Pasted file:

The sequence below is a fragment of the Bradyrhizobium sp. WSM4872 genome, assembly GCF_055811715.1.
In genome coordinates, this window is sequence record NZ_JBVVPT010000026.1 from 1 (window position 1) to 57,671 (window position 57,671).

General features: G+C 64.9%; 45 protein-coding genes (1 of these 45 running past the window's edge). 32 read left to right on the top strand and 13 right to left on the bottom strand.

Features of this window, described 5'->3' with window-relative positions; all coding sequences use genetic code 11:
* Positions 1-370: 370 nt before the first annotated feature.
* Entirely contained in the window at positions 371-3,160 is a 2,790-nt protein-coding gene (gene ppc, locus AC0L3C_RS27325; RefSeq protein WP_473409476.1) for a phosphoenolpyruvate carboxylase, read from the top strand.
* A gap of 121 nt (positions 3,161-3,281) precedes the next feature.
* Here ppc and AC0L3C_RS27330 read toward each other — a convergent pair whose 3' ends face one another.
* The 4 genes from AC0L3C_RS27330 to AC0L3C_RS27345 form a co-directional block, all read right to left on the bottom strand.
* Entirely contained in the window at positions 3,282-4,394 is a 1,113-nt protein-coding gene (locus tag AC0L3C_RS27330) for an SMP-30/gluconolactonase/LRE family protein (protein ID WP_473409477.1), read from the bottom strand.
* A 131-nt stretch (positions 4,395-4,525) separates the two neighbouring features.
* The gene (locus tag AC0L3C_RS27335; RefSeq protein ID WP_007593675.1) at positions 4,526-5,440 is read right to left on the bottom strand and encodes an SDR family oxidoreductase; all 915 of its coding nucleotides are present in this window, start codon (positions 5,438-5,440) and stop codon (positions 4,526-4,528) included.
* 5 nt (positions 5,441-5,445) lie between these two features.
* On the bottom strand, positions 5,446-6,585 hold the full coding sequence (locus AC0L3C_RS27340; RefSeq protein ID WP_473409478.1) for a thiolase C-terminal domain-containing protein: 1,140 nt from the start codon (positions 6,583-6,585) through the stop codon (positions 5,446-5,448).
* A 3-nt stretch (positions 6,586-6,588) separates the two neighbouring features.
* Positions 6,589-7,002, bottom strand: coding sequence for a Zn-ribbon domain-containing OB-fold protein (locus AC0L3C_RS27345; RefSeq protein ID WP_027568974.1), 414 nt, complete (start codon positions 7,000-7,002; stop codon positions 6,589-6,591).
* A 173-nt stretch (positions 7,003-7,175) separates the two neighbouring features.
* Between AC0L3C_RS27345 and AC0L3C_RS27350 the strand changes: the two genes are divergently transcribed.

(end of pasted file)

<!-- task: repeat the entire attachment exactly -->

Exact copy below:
The sequence below is a fragment of the Bradyrhizobium sp. WSM4872 genome, assembly GCF_055811715.1.
In genome coordinates, this window is sequence record NZ_JBVVPT010000026.1 from 1 (window position 1) to 57,671 (window position 57,671).

General features: G+C 64.9%; 45 protein-coding genes (1 of these 45 running past the window's edge). 32 read left to right on the top strand and 13 right to left on the bottom strand.

Features of this window, described 5'->3' with window-relative positions; all coding sequences use genetic code 11:
* Positions 1-370: 370 nt before the first annotated feature.
* Entirely contained in the window at positions 371-3,160 is a 2,790-nt protein-coding gene (gene ppc, locus AC0L3C_RS27325; RefSeq protein WP_473409476.1) for a phosphoenolpyruvate carboxylase, read from the top strand.
* A gap of 121 nt (positions 3,161-3,281) precedes the next feature.
* Here ppc and AC0L3C_RS27330 read toward each other — a convergent pair whose 3' ends face one another.
* The 4 genes from AC0L3C_RS27330 to AC0L3C_RS27345 form a co-directional block, all read right to left on the bottom strand.
* Entirely contained in the window at positions 3,282-4,394 is a 1,113-nt protein-coding gene (locus tag AC0L3C_RS27330) for an SMP-30/gluconolactonase/LRE family protein (protein ID WP_473409477.1), read from the bottom strand.
* A 131-nt stretch (positions 4,395-4,525) separates the two neighbouring features.
* The gene (locus tag AC0L3C_RS27335; RefSeq protein ID WP_007593675.1) at positions 4,526-5,440 is read right to left on the bottom strand and encodes an SDR family oxidoreductase; all 915 of its coding nucleotides are present in this window, start codon (positions 5,438-5,440) and stop codon (positions 4,526-4,528) included.
* 5 nt (positions 5,441-5,445) lie between these two features.
* On the bottom strand, positions 5,446-6,585 hold the full coding sequence (locus AC0L3C_RS27340; RefSeq protein ID WP_473409478.1) for a thiolase C-terminal domain-containing protein: 1,140 nt from the start codon (positions 6,583-6,585) through the stop codon (positions 5,446-5,448).
* A 3-nt stretch (positions 6,586-6,588) separates the two neighbouring features.
* Positions 6,589-7,002, bottom strand: coding sequence for a Zn-ribbon domain-containing OB-fold protein (locus AC0L3C_RS27345; RefSeq protein ID WP_027568974.1), 414 nt, complete (start codon positions 7,000-7,002; stop codon positions 6,589-6,591).
* A 173-nt stretch (positions 7,003-7,175) separates the two neighbouring features.
* Between AC0L3C_RS27345 and AC0L3C_RS27350 the strand changes: the two genes are divergently transcribed.